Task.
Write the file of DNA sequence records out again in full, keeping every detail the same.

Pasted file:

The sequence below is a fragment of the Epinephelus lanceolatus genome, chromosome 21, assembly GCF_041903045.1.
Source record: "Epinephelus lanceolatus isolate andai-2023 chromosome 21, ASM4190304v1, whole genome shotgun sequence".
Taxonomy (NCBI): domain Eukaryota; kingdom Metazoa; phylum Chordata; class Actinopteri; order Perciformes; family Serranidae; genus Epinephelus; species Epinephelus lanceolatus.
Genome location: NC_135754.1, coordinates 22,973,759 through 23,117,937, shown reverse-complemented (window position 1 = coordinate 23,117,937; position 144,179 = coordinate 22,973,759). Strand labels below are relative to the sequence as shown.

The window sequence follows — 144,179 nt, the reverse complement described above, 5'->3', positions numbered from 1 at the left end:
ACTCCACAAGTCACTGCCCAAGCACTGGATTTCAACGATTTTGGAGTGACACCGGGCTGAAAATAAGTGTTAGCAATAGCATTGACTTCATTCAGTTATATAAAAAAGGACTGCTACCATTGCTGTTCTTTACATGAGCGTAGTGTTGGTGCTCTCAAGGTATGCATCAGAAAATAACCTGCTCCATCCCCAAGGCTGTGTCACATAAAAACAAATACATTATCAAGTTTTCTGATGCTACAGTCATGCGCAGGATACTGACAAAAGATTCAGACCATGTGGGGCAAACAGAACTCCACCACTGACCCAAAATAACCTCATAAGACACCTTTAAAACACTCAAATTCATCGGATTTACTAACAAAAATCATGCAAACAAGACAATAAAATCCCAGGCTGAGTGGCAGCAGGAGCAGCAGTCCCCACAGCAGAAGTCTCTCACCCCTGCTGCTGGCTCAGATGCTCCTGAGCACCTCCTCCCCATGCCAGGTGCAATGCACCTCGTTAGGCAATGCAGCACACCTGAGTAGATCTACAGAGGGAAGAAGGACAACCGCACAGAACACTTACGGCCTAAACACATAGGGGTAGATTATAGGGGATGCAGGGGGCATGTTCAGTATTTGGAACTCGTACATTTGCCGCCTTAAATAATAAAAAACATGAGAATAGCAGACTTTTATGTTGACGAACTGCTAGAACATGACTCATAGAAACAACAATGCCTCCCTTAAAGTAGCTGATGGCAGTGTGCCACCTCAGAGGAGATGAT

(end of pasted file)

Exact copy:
The sequence below is a fragment of the Epinephelus lanceolatus genome, chromosome 21, assembly GCF_041903045.1.
Source record: "Epinephelus lanceolatus isolate andai-2023 chromosome 21, ASM4190304v1, whole genome shotgun sequence".
Taxonomy (NCBI): domain Eukaryota; kingdom Metazoa; phylum Chordata; class Actinopteri; order Perciformes; family Serranidae; genus Epinephelus; species Epinephelus lanceolatus.
Genome location: NC_135754.1, coordinates 22,973,759 through 23,117,937, shown reverse-complemented (window position 1 = coordinate 23,117,937; position 144,179 = coordinate 22,973,759). Strand labels below are relative to the sequence as shown.

The window sequence follows — 144,179 nt, the reverse complement described above, 5'->3', positions numbered from 1 at the left end:
ACTCCACAAGTCACTGCCCAAGCACTGGATTTCAACGATTTTGGAGTGACACCGGGCTGAAAATAAGTGTTAGCAATAGCATTGACTTCATTCAGTTATATAAAAAAGGACTGCTACCATTGCTGTTCTTTACATGAGCGTAGTGTTGGTGCTCTCAAGGTATGCATCAGAAAATAACCTGCTCCATCCCCAAGGCTGTGTCACATAAAAACAAATACATTATCAAGTTTTCTGATGCTACAGTCATGCGCAGGATACTGACAAAAGATTCAGACCATGTGGGGCAAACAGAACTCCACCACTGACCCAAAATAACCTCATAAGACACCTTTAAAACACTCAAATTCATCGGATTTACTAACAAAAATCATGCAAACAAGACAATAAAATCCCAGGCTGAGTGGCAGCAGGAGCAGCAGTCCCCACAGCAGAAGTCTCTCACCCCTGCTGCTGGCTCAGATGCTCCTGAGCACCTCCTCCCCATGCCAGGTGCAATGCACCTCGTTAGGCAATGCAGCACACCTGAGTAGATCTACAGAGGGAAGAAGGACAACCGCACAGAACACTTACGGCCTAAACACATAGGGGTAGATTATAGGGGATGCAGGGGGCATGTTCAGTATTTGGAACTCGTACATTTGCCGCCTTAAATAATAAAAAACATGAGAATAGCAGACTTTTATGTTGACGAACTGCTAGAACATGACTCATAGAAACAACAATGCCTCCCTTAAAGTAGCTGATGGCAGTGTGCCACCTCAGAGGAGATGAT